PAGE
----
Indiana’s two senators took divergent paths in their votes on so-called “fast track” trade authority.
Senator Dan Coats, a Republican who announced that he is retiring in 2016, voted to give President Obama the authority to finalize a free trade deal known as the Trans Pacific Partnership (TPP). Senator Joe Donnelly, a first-term Democrat, voted against the bill.
The “fast track” bill would clear the way for a vote on the final deal, perhaps as soon as this year. The bill would remove Congress’ ability to amend the final agreement and eliminate the the possibility of a filibuster in the Senate.
The Senate rejected the bill today with all but one Democrat voting in opposition.
“It is vitally important we keep Hoosier — and all American — businesses and industries competitive through the promotion of exports. Indiana grows and produces some of the best quality products in the world, which is why I have continually supported the promotion of agricultural exports and introduced legislation to reauthorize the Export-Import Bank. We need to expand opportunities to sell these products around the world and grow our economy,” Donnelly said in a statement.
“At the same time, we know that in any trade agreement there are winners and losers. Unfortunately, recent history has taught us that far too often the losers in these trade deals are Indiana small businesses, manufacturers, and middle class Hoosiers. When Hoosier workers lose nearly every time our country signs a new trade agreement, as a U.S. Senator, you don’t give up your ability to offer amendments to help our state’s businesses and workers. You don’t give up your seat at the table. You fight for a better deal,” Donnelly added.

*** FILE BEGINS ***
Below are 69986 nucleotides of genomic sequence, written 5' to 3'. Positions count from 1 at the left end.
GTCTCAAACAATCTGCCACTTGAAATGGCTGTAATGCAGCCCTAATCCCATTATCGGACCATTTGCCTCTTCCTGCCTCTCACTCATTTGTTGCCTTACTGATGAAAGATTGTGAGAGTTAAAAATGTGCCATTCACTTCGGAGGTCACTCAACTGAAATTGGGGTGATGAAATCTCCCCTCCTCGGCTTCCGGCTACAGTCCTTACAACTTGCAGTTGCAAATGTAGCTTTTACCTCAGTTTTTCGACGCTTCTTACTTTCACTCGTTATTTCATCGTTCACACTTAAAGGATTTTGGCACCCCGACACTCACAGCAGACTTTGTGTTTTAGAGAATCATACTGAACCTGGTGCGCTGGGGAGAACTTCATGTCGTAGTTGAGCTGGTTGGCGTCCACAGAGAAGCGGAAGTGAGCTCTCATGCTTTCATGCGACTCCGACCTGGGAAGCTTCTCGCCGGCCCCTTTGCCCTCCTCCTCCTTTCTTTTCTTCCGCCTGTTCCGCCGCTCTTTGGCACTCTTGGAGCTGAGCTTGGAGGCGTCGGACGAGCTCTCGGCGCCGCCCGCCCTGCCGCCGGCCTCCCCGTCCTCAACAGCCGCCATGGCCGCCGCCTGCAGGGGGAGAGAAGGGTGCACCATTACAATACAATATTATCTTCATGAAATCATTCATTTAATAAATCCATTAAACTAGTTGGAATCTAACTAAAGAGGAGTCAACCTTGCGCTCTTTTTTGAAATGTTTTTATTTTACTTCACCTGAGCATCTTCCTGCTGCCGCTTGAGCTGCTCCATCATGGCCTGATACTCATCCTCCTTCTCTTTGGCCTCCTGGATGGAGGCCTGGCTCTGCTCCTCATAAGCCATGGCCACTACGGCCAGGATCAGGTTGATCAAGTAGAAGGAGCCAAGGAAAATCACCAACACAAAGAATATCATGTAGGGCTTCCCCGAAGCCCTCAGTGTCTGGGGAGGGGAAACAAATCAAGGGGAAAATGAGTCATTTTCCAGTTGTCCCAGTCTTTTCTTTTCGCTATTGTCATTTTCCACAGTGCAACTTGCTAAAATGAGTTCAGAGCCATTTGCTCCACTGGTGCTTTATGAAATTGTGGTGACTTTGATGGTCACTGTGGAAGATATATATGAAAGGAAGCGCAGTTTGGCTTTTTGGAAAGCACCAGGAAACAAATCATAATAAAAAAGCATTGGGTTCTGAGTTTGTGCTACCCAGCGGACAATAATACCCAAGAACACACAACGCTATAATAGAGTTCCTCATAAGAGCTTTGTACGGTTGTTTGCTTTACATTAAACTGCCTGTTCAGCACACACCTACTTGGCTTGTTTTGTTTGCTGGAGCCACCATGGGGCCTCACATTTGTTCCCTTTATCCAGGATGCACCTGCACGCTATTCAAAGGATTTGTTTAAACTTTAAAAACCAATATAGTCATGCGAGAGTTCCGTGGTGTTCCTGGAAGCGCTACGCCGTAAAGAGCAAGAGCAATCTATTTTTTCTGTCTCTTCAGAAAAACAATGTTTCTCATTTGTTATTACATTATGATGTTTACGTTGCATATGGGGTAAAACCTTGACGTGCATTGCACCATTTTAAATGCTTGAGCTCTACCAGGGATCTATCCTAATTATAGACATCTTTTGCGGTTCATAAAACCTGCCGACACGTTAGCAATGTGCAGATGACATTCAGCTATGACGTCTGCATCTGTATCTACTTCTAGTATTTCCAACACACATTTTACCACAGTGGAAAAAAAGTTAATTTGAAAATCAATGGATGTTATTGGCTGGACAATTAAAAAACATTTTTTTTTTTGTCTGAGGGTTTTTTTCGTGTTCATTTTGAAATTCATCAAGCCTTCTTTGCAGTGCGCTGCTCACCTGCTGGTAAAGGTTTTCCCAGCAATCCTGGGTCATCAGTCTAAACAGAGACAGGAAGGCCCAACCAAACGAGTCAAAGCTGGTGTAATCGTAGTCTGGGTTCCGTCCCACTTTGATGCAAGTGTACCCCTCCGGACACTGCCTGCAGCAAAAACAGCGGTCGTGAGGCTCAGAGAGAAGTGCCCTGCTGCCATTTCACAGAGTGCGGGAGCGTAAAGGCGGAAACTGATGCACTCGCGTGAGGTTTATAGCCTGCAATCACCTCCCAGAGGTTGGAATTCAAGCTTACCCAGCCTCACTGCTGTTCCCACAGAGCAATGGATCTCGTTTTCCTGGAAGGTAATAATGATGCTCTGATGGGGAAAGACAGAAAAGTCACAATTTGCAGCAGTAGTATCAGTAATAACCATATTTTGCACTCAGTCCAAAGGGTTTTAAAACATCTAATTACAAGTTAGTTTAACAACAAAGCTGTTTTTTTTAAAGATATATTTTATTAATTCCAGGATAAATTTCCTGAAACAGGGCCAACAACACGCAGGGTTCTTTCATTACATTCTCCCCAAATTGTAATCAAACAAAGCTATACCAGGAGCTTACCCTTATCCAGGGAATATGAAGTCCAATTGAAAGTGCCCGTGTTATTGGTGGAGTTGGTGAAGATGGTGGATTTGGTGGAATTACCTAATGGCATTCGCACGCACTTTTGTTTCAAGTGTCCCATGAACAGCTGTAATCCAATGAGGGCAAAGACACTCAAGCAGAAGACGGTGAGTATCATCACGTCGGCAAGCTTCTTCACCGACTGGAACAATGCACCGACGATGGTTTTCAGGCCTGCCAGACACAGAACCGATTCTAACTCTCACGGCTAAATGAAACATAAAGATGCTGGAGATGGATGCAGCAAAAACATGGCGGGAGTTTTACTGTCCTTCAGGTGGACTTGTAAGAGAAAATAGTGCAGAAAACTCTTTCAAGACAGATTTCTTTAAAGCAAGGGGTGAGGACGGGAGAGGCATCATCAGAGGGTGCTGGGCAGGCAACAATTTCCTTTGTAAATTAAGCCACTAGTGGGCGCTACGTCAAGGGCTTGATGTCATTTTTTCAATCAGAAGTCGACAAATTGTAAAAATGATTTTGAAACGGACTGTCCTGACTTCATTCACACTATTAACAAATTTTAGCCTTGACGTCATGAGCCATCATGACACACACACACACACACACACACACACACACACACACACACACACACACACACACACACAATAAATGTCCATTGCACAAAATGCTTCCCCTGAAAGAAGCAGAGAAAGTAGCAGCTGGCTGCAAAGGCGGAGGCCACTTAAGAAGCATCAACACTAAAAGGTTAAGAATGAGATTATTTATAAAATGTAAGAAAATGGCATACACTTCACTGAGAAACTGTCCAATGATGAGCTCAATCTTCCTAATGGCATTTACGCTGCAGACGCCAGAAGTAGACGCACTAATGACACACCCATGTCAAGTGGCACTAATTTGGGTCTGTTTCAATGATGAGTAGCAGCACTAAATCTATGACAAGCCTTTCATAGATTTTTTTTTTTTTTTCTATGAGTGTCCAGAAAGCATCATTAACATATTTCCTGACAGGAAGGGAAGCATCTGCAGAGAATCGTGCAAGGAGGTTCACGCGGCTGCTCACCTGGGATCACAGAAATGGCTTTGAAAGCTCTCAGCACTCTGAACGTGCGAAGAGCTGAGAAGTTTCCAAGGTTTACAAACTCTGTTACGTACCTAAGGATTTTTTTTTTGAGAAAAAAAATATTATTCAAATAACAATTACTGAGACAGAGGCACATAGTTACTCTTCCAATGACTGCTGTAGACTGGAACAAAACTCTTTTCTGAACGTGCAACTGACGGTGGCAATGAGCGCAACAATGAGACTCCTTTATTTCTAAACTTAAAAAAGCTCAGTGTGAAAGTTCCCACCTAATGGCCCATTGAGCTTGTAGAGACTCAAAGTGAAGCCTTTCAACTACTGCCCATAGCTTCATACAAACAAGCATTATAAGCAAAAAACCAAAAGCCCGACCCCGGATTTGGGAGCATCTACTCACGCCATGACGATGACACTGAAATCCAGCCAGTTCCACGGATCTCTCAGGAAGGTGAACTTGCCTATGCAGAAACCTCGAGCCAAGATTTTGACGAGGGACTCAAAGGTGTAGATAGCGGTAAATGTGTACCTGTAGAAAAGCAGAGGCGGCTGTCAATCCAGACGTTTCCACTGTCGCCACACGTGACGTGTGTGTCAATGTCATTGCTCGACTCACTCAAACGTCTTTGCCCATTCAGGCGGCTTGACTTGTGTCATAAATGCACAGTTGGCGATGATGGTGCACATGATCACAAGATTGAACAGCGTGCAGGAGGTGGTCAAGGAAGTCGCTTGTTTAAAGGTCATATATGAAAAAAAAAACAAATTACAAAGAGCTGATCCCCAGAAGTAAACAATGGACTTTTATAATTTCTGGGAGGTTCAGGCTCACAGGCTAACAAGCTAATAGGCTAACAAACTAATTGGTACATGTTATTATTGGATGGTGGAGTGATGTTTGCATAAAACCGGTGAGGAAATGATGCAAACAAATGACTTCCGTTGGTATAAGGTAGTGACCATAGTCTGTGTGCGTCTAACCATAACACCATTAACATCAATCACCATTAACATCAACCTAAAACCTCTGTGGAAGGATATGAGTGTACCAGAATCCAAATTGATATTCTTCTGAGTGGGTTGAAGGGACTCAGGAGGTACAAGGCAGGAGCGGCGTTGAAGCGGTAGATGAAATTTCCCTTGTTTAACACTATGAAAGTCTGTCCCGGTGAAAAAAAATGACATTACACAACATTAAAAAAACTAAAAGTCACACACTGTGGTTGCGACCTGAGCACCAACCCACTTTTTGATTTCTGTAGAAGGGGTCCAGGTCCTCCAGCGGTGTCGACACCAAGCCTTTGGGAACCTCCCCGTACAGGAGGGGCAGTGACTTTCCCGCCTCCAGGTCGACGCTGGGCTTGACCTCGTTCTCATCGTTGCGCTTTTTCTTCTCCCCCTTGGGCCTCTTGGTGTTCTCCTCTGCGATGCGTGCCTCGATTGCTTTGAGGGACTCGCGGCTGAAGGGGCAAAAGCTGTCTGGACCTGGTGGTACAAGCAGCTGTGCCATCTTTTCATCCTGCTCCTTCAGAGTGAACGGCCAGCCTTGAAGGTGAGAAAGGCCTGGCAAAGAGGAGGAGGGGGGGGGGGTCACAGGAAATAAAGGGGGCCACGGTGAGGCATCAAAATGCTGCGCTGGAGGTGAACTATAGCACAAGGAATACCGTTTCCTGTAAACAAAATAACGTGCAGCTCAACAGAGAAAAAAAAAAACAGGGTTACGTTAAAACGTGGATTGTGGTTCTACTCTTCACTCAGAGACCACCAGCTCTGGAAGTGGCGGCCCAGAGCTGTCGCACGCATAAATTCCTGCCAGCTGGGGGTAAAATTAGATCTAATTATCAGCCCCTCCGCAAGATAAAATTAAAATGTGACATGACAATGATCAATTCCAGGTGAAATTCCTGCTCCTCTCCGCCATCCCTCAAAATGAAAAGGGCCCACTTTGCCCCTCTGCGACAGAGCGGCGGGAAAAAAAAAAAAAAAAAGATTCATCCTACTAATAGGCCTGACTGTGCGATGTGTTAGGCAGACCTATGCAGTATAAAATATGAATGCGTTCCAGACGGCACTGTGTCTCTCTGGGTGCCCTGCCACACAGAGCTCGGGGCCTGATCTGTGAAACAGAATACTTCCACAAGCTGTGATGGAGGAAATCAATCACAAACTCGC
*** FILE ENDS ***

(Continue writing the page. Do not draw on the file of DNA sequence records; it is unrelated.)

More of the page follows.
Senator Coats did not release a statement after the vote, although he has expressed support for TPP in the past.
“In Indiana, we are a big export state. Getting this right means a great deal to many, many Hoosiers… whose jobs are there because we’re able to export agricultural products, steel, auto products, pharmaceuticals products, medical devices and a whole range of other products,” Coats said in January during a Senate Finance Committee hearing.
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